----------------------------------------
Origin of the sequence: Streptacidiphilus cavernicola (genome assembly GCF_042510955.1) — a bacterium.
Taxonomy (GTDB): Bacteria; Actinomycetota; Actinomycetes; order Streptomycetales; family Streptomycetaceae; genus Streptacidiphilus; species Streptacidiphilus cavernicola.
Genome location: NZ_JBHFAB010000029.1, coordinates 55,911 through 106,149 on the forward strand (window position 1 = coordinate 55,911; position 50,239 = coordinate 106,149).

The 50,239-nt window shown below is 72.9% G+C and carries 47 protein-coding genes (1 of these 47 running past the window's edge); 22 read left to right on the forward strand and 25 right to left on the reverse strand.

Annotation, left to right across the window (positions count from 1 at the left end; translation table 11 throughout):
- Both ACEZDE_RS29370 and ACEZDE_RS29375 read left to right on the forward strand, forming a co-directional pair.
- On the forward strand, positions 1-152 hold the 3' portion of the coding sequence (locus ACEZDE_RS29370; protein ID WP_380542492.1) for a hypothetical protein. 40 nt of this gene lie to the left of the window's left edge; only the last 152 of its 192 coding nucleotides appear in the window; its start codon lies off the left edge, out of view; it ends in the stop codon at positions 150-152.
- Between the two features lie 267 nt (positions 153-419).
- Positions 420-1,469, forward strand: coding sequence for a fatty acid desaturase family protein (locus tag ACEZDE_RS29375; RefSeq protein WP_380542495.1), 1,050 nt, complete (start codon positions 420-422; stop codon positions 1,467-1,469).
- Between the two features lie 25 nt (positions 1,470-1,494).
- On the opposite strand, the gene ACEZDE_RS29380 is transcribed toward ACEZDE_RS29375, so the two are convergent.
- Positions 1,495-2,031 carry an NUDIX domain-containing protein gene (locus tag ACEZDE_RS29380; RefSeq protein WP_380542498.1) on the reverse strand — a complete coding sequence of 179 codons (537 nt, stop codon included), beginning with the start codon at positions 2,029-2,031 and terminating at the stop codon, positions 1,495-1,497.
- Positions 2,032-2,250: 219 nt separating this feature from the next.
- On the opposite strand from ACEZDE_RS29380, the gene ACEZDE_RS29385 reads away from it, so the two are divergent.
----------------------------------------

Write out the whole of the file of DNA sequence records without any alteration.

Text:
Origin of the sequence: Streptacidiphilus cavernicola (genome assembly GCF_042510955.1) — a bacterium.
Taxonomy (GTDB): Bacteria; Actinomycetota; Actinomycetes; order Streptomycetales; family Streptomycetaceae; genus Streptacidiphilus; species Streptacidiphilus cavernicola.
Genome location: NZ_JBHFAB010000029.1, coordinates 55,911 through 106,149 on the forward strand (window position 1 = coordinate 55,911; position 50,239 = coordinate 106,149).

The 50,239-nt window shown below is 72.9% G+C and carries 47 protein-coding genes (1 of these 47 running past the window's edge); 22 read left to right on the forward strand and 25 right to left on the reverse strand.

Annotation, left to right across the window (positions count from 1 at the left end; translation table 11 throughout):
- Both ACEZDE_RS29370 and ACEZDE_RS29375 read left to right on the forward strand, forming a co-directional pair.
- On the forward strand, positions 1-152 hold the 3' portion of the coding sequence (locus ACEZDE_RS29370; protein ID WP_380542492.1) for a hypothetical protein. 40 nt of this gene lie to the left of the window's left edge; only the last 152 of its 192 coding nucleotides appear in the window; its start codon lies off the left edge, out of view; it ends in the stop codon at positions 150-152.
- Between the two features lie 267 nt (positions 153-419).
- Positions 420-1,469, forward strand: coding sequence for a fatty acid desaturase family protein (locus tag ACEZDE_RS29375; RefSeq protein WP_380542495.1), 1,050 nt, complete (start codon positions 420-422; stop codon positions 1,467-1,469).
- Between the two features lie 25 nt (positions 1,470-1,494).
- On the opposite strand, the gene ACEZDE_RS29380 is transcribed toward ACEZDE_RS29375, so the two are convergent.
- Positions 1,495-2,031 carry an NUDIX domain-containing protein gene (locus tag ACEZDE_RS29380; RefSeq protein WP_380542498.1) on the reverse strand — a complete coding sequence of 179 codons (537 nt, stop codon included), beginning with the start codon at positions 2,029-2,031 and terminating at the stop codon, positions 1,495-1,497.
- Positions 2,032-2,250: 219 nt separating this feature from the next.
- On the opposite strand from ACEZDE_RS29380, the gene ACEZDE_RS29385 reads away from it, so the two are divergent.